The noosphere is a term used to describe how human consciousness and mental activity has influence on the biosphere, including its relation to planetary evolution. The word’s origin is associated with the thought of a few seminal thinkers of the early 20th century, including philosopher Eduard Le Roy who coined the term, pioneering geochemist Vladimir Vernadsky, and paleontologist and theologian, Pierre Teilhard de Chardin. For each of them, the noosphere is a way to describe the evolutionary stage that we have arrived at in which the human capacity for thought has become a determinant factor in the development of our planet.
Noosphere in Vernadsky and Teilhard de Chardin’s Thought
Vernadsky wrote extensively on the concept of the biosphere, the zone of the planet that is characterized by the presence of life. For Vernadsky, “Living nature is the fundamental trait of the manifestation of the biosphere, and by this clearly distinguishes itself from the Earth’s other envelopes. The structure of the biosphere is characterized first and foremost by life.” The concept of the noosphere emerges from the idea that the biosphere humanity inhabits is transformed by our ‘nous’, or thought/mind into a “natural body, new in its geological and biological processes… the noosphere.”
In Teilhard de Chardin’s body of work, the noosphere takes on a more explicitly spiritual role. His perspective sees the evolution of life and the universe manifested in the “birth of thought” in humankind. In his book The Phenomenon of Man, Chardin describes the significance of self-reflective consciousness for the direction that the universe itself has taken. It is of such importance that “Among all the stages successively crossed by evolution, the birth of thought comes directly after, and is the only thing comparable in order of importance to, the condensation of the terrestrial chemism or the advent of life itself.”
Noospheric Concepts in Biosphere 2
There were those who took up the mantle of Vernadsky’s ideas of the noosphere and the biosphere. One such project was the Biosphere 2 experiment in which an independent and autonomous biosphere was created by a team of scientists and researchers in Oracle, Arizona. The project housed six participants for two years as they lived inside the massive, enclosed laboratory, testing the limits of self-sufficiency and of the pursuit for environmental harmonization, in other words, the integral synchronization of the noosphere with the biosphere. Chairman of the Institute of Ecotechnics and Biosphere 2 crew member Mark Nelson, relates how Vernadsky’s thought was implicit in the experiment, asserting that as “humanity gained scientific understanding of the Earth and became more cognizant of the consequences of our actions, a noosphere (sphere of intelligence) would eventually arise.”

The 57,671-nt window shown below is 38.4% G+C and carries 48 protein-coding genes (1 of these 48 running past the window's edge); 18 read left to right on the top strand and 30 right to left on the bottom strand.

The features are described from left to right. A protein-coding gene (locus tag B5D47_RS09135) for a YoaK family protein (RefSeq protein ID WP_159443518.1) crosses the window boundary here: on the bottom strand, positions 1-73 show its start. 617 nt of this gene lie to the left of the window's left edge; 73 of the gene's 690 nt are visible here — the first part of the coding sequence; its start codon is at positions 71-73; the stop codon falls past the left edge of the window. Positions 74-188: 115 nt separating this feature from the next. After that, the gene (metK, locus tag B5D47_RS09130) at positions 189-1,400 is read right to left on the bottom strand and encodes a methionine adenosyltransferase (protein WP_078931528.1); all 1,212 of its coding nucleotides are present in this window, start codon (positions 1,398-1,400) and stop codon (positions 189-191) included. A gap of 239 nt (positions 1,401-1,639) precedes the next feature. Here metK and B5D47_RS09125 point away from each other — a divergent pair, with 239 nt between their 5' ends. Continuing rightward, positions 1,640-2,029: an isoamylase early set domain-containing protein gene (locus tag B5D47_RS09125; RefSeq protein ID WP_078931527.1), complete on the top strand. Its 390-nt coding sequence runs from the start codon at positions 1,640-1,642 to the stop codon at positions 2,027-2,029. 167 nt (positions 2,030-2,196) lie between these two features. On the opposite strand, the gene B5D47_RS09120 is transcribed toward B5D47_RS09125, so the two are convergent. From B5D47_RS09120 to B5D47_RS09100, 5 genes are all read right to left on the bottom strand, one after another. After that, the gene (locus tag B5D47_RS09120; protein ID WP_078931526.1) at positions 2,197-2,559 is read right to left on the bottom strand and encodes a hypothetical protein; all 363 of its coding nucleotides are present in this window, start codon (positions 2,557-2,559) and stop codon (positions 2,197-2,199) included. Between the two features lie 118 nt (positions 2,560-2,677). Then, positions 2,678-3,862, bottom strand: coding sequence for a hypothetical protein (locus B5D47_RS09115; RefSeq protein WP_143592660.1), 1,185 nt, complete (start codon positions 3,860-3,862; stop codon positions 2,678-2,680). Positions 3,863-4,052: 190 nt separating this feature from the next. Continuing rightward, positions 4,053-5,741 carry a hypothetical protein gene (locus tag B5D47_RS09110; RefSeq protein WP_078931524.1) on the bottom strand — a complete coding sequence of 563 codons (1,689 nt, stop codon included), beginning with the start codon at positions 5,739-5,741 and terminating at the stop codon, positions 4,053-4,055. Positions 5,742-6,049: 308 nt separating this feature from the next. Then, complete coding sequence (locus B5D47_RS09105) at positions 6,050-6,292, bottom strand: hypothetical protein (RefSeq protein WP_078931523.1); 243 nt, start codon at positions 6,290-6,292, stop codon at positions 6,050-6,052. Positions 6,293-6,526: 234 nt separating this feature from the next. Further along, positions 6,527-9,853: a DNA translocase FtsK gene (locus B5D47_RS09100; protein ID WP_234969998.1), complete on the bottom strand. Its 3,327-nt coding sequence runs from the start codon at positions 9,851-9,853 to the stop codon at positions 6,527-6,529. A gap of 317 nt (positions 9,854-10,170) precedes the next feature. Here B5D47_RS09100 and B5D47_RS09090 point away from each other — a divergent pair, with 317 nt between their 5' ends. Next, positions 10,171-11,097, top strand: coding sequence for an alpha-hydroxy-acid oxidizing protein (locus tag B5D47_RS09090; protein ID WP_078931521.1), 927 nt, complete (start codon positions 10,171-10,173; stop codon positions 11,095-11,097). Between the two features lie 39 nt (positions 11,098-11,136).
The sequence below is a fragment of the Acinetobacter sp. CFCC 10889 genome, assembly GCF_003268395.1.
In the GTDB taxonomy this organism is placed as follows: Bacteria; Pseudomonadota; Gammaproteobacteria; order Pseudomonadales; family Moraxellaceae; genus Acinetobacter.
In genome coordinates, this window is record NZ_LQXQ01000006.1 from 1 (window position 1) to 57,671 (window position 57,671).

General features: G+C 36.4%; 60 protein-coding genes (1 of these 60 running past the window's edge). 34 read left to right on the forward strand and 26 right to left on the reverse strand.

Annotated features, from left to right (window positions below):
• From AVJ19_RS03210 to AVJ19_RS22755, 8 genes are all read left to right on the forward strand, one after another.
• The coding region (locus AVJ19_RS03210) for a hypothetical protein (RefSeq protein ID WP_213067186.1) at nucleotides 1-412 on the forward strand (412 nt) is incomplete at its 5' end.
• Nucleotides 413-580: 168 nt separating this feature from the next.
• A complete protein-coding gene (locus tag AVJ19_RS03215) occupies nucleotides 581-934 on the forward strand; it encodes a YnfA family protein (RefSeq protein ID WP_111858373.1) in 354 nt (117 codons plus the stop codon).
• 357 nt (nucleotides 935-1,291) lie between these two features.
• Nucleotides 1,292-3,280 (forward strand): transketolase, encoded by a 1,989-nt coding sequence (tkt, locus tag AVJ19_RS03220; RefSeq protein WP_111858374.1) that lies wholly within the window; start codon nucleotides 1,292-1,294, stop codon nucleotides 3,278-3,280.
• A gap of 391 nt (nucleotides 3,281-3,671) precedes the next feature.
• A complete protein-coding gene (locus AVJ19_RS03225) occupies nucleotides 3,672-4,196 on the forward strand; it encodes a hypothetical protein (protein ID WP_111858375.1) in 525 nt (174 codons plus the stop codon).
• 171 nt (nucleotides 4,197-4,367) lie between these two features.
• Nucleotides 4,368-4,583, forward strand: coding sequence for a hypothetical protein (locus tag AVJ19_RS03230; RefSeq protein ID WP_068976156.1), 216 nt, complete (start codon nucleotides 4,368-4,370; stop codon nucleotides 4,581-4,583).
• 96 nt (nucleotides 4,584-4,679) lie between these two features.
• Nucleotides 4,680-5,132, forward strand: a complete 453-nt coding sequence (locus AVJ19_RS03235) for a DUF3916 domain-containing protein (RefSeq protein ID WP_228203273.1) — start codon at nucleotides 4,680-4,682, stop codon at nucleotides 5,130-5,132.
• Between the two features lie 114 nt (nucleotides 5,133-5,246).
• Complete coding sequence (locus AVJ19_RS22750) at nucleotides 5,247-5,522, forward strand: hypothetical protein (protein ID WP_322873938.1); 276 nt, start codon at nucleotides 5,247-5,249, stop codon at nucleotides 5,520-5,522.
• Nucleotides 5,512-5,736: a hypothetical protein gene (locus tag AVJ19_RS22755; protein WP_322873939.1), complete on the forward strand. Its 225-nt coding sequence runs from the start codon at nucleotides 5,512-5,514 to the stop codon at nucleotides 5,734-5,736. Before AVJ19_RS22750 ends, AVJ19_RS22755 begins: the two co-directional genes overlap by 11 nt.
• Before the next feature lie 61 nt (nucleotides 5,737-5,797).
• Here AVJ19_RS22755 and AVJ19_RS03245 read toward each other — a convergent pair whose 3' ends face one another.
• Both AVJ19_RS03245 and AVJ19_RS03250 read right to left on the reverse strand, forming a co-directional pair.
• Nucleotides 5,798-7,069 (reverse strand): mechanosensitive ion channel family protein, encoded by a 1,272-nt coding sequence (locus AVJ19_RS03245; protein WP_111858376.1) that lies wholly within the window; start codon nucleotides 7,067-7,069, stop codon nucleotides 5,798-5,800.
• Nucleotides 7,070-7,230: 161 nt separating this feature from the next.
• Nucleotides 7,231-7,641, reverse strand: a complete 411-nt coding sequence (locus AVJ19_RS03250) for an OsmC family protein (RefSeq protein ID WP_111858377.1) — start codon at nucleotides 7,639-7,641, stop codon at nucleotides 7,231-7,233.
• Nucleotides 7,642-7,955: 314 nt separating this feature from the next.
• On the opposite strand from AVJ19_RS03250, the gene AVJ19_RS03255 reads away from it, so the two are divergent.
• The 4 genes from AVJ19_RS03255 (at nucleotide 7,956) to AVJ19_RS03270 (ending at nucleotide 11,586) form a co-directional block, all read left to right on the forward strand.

From the Noosphere to the Anthropocene
The noosphere describes the component parts of our planet that in some sense have given way to the Anthropocene. The deliberate modification of planetary elements (i.e. our ‘resources’) on a vast scale has come as a result of the systems that we have constructed through our collective manifestations of mind or nous. The Anthropocene era began as a consequence of the development of our capabilities to direct and transform our world. In a sense, the current geological stage that our planet has entered is defined by the indelible marks our kind is imprinting upon our environment.
Noosphere and Technology
Technology is shaping the landscape of our world. Because of the insular perspective that many hold toward their place and position in the broader context of life on planet Earth, the relevance of Vernadsky’s work and his approach to the 21st century is perhaps difficult to conceive, yet, it becomes apparent while examining the impact that our systems of organization, authority, and communication are having upon our planet. After all, those systems exist as the palpable materials and items we physically interact with, but they are also expressed in a mental/nous-based aspect that exists only as a reflection of the abstract conceptions we have in our mental and rational constructs.
Entering the Anthropocene creates an imperative for us to become capable of directing the impact we have on our planet with a modicum of responsibility. Vernadsky believed that the noosphere would become manifest after our world’s societies were unified under a singular overarching and bonding system, a characteristic prominently displayed in our world today through the large and diverse networks present in our lives. Examples of our use of materiality are everywhere around us, just as are instances of the blending of our developed mental faculties with the applications of our technologies. We are coming to an unprecedented elaboration of new languages with new expressions through the blending of our society with an expanding array of technological applications.
Artwork via Brett Richie on Unsplash.